National newspapers reported on a survey that says that 60% of the population is in favour of a European Turkey, even if a substantial fringe of nationalists and fundamentalists fear that their roots will get lost in the great sea of Christianity.

Violations to the rights of Christians

Naturally, the Christian minority, which still sees itself limited on religious grounds, is among those hoping in the positive effects of European accession. Christians are still precluded from military careers and the higher levels of public office: this because Christians are held to be a "suspect" social group for the country's security.  Christians cannot attend religious schools, since seminaries, novitiates and schools for vocational formation have been abolished.  If a young man, for example, feels called to the priesthood or to consecrated life, he must go abroad. Furthermore, the Catholic Church, lacking legal personality, cannot own real estate; to restore historical buildings, it must obtain authorization from the regional offices of the state authorities charged with protecting the country's cultural endowments. New churches cannot be built to meet the religious needs of the Christian faithful.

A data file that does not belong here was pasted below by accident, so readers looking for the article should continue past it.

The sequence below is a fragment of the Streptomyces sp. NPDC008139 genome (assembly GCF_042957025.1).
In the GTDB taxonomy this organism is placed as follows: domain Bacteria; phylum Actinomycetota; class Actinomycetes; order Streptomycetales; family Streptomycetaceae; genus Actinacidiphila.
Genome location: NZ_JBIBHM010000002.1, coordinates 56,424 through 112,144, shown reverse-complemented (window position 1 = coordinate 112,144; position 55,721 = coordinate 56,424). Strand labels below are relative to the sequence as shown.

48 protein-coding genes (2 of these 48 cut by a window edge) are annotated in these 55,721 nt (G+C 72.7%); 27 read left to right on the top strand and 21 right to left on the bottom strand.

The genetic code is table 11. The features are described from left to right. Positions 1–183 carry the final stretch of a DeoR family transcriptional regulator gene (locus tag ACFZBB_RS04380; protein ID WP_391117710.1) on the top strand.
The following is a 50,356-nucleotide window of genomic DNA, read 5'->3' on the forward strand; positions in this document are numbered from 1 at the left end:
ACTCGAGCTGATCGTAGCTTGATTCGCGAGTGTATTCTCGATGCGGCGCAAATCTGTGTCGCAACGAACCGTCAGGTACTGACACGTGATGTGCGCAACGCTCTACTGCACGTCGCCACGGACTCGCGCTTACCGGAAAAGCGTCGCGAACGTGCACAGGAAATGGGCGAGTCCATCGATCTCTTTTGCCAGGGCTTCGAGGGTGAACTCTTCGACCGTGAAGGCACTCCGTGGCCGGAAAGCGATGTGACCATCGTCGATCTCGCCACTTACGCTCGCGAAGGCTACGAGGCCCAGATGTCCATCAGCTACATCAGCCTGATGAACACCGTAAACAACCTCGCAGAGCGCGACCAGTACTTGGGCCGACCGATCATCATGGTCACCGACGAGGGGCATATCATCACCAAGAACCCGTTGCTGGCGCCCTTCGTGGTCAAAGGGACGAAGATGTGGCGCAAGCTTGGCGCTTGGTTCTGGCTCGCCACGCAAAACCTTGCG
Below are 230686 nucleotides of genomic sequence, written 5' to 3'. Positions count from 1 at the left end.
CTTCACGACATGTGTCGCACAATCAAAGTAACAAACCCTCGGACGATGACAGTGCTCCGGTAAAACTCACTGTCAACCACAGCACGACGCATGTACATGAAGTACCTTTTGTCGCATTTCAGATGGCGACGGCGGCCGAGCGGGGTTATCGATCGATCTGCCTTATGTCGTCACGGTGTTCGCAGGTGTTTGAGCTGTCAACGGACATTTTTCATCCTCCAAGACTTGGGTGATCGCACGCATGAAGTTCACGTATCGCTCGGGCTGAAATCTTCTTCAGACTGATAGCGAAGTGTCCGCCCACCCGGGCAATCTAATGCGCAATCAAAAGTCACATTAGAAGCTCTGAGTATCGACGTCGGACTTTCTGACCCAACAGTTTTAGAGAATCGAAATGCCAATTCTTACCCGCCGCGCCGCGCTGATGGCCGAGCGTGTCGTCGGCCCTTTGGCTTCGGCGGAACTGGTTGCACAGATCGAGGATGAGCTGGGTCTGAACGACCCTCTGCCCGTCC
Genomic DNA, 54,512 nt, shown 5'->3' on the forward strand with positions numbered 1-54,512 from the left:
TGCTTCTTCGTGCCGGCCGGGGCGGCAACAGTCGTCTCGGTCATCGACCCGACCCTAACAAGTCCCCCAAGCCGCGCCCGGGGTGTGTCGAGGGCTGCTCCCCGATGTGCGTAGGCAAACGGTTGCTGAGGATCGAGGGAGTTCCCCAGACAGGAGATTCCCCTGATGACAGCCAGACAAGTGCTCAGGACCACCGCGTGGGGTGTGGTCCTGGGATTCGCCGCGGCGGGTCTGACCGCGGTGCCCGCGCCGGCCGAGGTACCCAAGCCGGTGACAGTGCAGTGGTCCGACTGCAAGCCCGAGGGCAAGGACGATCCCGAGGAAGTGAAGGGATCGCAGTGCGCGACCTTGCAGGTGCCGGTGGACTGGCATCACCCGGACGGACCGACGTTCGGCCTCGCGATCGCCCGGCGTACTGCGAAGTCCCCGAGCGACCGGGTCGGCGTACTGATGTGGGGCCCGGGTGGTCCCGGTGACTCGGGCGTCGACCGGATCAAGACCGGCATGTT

Religious structures that fall into disuse, due to the prolonged absence of clergy or faithful, become state property.  Due to such rules, various religious minorities – such as the Greek-Orthodox, Jews, and the Armenian Church – have lost numerous places of worship.  These problems are still an open question: a year has gone by since a committee representing the Greek-Orthodox, Syrian, Armenian and Catholic Churches petitioned the Turkish prime minister, as well as the ministries of the Interior and Foreign Affairs, asking them to exam these fundamental and unresolved problems in view of European integration.   A reply has yet to arrive from Ankara.  The Christian minorities' hope is that, with the excuse of naïve optimism for the qualifying targets already met, such questions are not forgotten, as they are indispensable to any country that hopes to define itself as democratic.

Monsignor Ruggero Franceschini is bishop of the Apostolic Vicariate of Anatolia and president of the Catholic Bishops Conference in Turkey.  This is the question I put to him: "Does Turkey qualify or not to enter Europe?"  Without hesitating, he says he sees no difficulty or impediment, even if there is still a long way to go, adding also that it will take at least another 10 or 15 years for there to be a real transformation on human rights, but Turkey is on the right path.  A sort of diplomatic "Yes, but…".  (MZ)